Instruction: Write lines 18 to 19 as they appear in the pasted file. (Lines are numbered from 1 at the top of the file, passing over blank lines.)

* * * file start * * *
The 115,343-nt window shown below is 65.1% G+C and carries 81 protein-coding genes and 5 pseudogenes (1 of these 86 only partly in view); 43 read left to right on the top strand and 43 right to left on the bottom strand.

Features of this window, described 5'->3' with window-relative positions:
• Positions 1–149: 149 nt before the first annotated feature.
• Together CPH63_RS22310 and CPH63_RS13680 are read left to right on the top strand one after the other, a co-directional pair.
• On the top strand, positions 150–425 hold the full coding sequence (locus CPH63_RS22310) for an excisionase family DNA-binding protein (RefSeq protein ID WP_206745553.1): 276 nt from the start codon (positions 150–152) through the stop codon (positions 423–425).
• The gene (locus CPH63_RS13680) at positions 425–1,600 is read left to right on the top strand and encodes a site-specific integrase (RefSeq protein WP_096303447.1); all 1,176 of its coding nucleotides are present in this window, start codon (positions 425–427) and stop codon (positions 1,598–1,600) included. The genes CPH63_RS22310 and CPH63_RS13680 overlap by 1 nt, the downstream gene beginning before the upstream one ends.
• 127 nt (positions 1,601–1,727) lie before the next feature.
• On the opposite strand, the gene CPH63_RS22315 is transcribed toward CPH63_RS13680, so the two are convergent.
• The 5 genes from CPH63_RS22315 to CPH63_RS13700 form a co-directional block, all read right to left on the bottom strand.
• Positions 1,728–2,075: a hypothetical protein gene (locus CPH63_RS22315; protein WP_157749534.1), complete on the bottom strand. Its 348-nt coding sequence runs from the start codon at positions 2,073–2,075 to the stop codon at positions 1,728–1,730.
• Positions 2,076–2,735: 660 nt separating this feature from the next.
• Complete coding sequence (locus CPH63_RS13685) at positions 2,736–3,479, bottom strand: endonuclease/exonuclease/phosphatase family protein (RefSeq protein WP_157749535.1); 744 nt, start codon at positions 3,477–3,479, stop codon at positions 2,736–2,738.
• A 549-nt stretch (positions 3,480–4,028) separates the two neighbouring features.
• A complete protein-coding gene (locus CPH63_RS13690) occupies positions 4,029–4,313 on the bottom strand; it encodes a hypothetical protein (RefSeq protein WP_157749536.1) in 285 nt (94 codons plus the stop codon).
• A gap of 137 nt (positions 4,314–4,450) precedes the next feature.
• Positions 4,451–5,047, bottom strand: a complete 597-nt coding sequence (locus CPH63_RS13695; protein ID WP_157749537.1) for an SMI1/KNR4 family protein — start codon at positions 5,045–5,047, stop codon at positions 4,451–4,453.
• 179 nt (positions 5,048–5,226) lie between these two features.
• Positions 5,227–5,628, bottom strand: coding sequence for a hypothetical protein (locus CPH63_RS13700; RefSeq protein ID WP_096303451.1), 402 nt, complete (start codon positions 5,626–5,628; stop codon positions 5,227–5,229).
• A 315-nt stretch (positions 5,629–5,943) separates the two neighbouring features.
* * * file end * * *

• Positions 5,227–5,628, bottom strand: coding sequence for a hypothetical protein (locus CPH63_RS13700; RefSeq protein ID WP_096303451.1), 402 nt, complete (start codon positions 5,626–5,628; stop codon positions 5,227–5,229).
• A 315-nt stretch (positions 5,629–5,943) separates the two neighbouring features.